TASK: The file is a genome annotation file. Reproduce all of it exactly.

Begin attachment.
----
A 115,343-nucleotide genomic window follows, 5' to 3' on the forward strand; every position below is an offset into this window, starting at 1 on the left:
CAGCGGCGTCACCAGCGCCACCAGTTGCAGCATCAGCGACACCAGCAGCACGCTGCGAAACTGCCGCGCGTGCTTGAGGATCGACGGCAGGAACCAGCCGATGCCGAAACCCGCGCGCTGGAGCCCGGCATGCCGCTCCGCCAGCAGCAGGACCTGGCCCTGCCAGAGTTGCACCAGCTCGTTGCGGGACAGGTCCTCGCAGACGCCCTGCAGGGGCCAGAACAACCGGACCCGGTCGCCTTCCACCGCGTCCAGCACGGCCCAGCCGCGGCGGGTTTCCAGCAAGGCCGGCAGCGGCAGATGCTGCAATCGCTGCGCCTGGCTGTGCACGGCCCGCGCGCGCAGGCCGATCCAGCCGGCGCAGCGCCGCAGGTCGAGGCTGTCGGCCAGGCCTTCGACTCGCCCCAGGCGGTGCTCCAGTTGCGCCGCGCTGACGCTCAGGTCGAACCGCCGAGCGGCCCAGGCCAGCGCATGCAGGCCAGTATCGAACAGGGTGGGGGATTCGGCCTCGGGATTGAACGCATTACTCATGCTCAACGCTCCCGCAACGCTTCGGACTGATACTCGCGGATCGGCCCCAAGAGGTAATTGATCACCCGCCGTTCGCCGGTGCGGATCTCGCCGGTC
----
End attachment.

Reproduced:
A 115,343-nucleotide genomic window follows, 5' to 3' on the forward strand; every position below is an offset into this window, starting at 1 on the left:
CAGCGGCGTCACCAGCGCCACCAGTTGCAGCATCAGCGACACCAGCAGCACGCTGCGAAACTGCCGCGCGTGCTTGAGGATCGACGGCAGGAACCAGCCGATGCCGAAACCCGCGCGCTGGAGCCCGGCATGCCGCTCCGCCAGCAGCAGGACCTGGCCCTGCCAGAGTTGCACCAGCTCGTTGCGGGACAGGTCCTCGCAGACGCCCTGCAGGGGCCAGAACAACCGGACCCGGTCGCCTTCCACCGCGTCCAGCACGGCCCAGCCGCGGCGGGTTTCCAGCAAGGCCGGCAGCGGCAGATGCTGCAATCGCTGCGCCTGGCTGTGCACGGCCCGCGCGCGCAGGCCGATCCAGCCGGCGCAGCGCCGCAGGTCGAGGCTGTCGGCCAGGCCTTCGACTCGCCCCAGGCGGTGCTCCAGTTGCGCCGCGCTGACGCTCAGGTCGAACCGCCGAGCGGCCCAGGCCAGCGCATGCAGGCCAGTATCGAACAGGGTGGGGGATTCGGCCTCGGGATTGAACGCATTACTCATGCTCAACGCTCCCGCAACGCTTCGGACTGATACTCGCGGATCGGCCCCAAGAGGTAATTGATCACCCGCCGTTCGCCGGTGCGGATCTCGCCGGTC